Today’s New York Times carries a fascinating article on research done on the changes that meditation promotes in the brain — not concurrent, in-the-minute hooking up a human brain for an EEG, but how past meditation changes the brain and promotes wellness throughout the body.
If this article (now on the Times’s most-emailed list) is taken seriously, we’re going to see a lot more prescriptions written for meditation classes, just as physicians now routinely prescribe exercise routines and rehab for injured or sore limbs.
An age-old practice that reduces high blood pressure, restores calmness, promotes compassion and an awareness of others? Sign up the whole of civilization, and why not start in North Africa, where three countries (Egypt, Algeria and Tunisia) are experiencing growing pains and increased violence as authoritarian regimes no longer hold the sway they once did?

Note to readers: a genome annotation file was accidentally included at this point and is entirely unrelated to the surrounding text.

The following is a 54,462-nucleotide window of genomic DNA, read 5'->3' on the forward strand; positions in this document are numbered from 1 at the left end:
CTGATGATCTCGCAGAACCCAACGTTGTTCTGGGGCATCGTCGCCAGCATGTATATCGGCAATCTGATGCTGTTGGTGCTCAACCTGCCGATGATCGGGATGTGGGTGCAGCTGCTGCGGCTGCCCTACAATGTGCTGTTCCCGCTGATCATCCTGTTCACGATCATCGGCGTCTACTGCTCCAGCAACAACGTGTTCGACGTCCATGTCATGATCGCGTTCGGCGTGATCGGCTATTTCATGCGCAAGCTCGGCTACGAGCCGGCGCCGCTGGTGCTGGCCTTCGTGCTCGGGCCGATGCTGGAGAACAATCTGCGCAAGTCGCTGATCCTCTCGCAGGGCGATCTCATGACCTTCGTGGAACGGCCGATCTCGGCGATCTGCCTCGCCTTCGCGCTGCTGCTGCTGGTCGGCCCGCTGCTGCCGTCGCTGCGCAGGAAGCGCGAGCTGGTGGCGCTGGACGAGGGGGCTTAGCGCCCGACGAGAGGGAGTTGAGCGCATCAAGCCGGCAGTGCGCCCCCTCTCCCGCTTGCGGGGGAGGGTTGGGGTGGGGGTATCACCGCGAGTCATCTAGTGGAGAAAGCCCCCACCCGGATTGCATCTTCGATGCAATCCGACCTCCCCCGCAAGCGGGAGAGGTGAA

If anyone needs meditation, it’s Egyptians.
Because Egypt is closely aligned with the US, we’re hearing more about it than the other countries: the million man march planned for tomorrow in Cairo, whose streets are packed with men from its suburbs; the Americans and others (even Egyptian women and children) waiting at an airport that’s swamped, as pilots take care of their own families’ needs first; the looters who’ve already damaged priceless museum artifacts.
Whether President Mubarak – who purposely, despicably opened prisons, allowing rapists and murderers to run free – takes the march tomorrow as a sign that he and his 30-year regime are finished, or instead utilizes Cairo police to annihilate the men who march (while the world watches on home-grown video) remains to be seen. Anyone who, like Mubarak, closes down the internet, clearly has much to hide. Egyptian crowds are eager to uncover Mubarak’s excesses.
If only, as a boy, he’d learned to meditate.